Experts agree that divorce affects kids, but how, and can they rebound? Here’s what you need to know.
Effects of Divorce on Kids
If you’re like most parents going through a divorce, your primary concern is your kids’ health and happiness. You’re probably worried about whether your split will traumatize your kids – and you’re wondering if there’s anything you can do to make the process (and the aftermath) easier on them.
The good news is that while experts agree divorce affects children, they also agree that there are many things parents can do to help their children bounce back and become more resilient and emotionally strong than ever.
How Does Divorce Affect Kids?
The uncertainty about what’s going to happen next, the conflict they see between their parents, and the disparities in parenting styles after the divorce are most difficult for kids to cope with.
“Divorce introduces a massive change into the life of a boy or girl no matter what the age. Witnessing loss of love between parents, having parents break their marriage commitment, adjusting to going back and forth between two different households, and the daily absence of one parent while living with the other, all create a challenging new family circumstance in which to live,” says Dr. Carl E. Pickhardt, Ph.D.
Kids have to deal with:
- Major lifestyle changes
- Moving to a different home
- Not seeing or spending time with both their parents at the same time
Adjusting to these changes can take a while. Many younger kids fantasize about their parents getting back together, and kids of all ages may blame themselves.
What kids really want is to “feel more connected in a family situation where a major disconnection has occurred,” says Dr. Pickhardt.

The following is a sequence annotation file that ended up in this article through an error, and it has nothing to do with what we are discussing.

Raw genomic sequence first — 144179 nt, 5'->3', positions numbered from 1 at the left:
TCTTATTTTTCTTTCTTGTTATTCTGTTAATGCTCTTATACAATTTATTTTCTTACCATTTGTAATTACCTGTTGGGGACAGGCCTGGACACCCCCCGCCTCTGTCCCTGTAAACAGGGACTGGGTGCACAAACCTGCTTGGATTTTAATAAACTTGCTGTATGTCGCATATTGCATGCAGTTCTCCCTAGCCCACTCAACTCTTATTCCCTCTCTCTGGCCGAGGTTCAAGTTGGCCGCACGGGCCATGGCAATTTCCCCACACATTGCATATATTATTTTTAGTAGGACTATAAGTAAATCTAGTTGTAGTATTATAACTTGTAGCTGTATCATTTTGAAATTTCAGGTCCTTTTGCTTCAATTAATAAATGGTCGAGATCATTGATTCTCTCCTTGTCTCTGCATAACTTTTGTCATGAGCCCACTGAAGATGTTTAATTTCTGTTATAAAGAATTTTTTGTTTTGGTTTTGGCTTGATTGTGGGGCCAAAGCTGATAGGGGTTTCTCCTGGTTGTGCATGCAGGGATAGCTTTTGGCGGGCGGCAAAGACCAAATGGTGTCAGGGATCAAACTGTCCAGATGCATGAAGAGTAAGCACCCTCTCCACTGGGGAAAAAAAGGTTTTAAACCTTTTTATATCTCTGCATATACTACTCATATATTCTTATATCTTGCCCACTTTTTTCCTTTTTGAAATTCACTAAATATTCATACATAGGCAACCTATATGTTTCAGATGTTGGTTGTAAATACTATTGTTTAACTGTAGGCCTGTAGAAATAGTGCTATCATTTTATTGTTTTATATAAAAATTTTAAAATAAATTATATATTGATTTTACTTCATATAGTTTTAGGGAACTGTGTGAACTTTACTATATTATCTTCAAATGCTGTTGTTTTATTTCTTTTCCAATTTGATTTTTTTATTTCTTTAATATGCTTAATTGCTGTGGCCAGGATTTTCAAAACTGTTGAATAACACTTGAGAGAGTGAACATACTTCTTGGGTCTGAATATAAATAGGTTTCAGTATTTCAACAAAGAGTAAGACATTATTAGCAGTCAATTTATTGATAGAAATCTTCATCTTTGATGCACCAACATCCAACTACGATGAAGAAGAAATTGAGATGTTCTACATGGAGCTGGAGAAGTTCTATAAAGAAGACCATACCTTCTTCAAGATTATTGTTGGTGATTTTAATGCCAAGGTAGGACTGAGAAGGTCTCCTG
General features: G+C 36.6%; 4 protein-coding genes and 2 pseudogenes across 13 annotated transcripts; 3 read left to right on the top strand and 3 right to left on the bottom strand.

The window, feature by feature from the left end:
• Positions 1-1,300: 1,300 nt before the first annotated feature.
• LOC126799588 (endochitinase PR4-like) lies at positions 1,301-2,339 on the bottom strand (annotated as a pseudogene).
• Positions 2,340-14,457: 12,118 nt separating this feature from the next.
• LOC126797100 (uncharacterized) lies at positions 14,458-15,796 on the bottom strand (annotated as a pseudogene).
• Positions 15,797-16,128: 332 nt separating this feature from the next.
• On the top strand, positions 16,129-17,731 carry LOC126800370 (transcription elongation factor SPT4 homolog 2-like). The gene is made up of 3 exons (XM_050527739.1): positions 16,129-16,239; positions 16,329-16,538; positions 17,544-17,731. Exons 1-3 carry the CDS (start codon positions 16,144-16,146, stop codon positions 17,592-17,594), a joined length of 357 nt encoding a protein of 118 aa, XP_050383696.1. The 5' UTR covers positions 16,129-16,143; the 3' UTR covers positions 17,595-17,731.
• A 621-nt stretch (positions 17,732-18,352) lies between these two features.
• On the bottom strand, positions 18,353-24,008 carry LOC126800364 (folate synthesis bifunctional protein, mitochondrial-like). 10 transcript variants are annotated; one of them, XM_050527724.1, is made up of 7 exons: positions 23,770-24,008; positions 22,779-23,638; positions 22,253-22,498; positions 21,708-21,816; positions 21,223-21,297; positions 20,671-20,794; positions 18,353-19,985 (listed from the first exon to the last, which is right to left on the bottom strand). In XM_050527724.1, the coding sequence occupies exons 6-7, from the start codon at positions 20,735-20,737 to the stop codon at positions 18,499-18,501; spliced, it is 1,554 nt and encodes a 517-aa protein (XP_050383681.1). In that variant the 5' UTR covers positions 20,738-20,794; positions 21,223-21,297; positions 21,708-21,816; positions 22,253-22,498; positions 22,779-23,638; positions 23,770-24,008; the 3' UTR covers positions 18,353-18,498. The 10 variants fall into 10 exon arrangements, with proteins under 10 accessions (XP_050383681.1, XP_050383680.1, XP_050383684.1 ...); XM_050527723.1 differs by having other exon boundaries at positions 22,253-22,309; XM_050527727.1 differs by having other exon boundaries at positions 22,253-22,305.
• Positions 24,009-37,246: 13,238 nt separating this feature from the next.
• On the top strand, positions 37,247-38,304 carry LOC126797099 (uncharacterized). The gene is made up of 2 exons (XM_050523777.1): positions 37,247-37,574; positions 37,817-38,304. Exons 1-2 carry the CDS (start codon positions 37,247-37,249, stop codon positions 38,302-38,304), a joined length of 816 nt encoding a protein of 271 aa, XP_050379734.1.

You can help, though, by establishing a sense of order and predictability. Know that most kids adjust well over time, and the vast majority have bounced back before two years have elapsed. Kids are resilient!
According to Scientific American, “Children fare better if parents can limit conflict associated with the divorce process or minimize the child’s exposure to it. Further, children who live in the custody of at least one well-functioning parent do better than those whose primary parent is doing poorly.”
To help mitigate the effects of divorce on kids, you can:
- Support your children and provide loving, caring environments where kids can share their feelings
- Answer questions in age-appropriate, honest ways
- Provide emotional support in other areas of the kids’ lives
- Stick to the same parenting styles during and after divorce
- Provide middle-of-the-road rules; not too strict and not too lax
- Make sure your children have social support from their peers
- Take children to talk to a counselor or therapist who understands divorce
Your attorney will tell you not to involve your children in the ugly parts of your divorce – you can’t use them as messengers between you and your ex, and you can’t use them as miniature therapists. However, it is important that both parents communicate clearly with kids by answering questions honestly (in age-appropriate ways) and by reassuring children that even though they don’t love each other, they will always love the kids.
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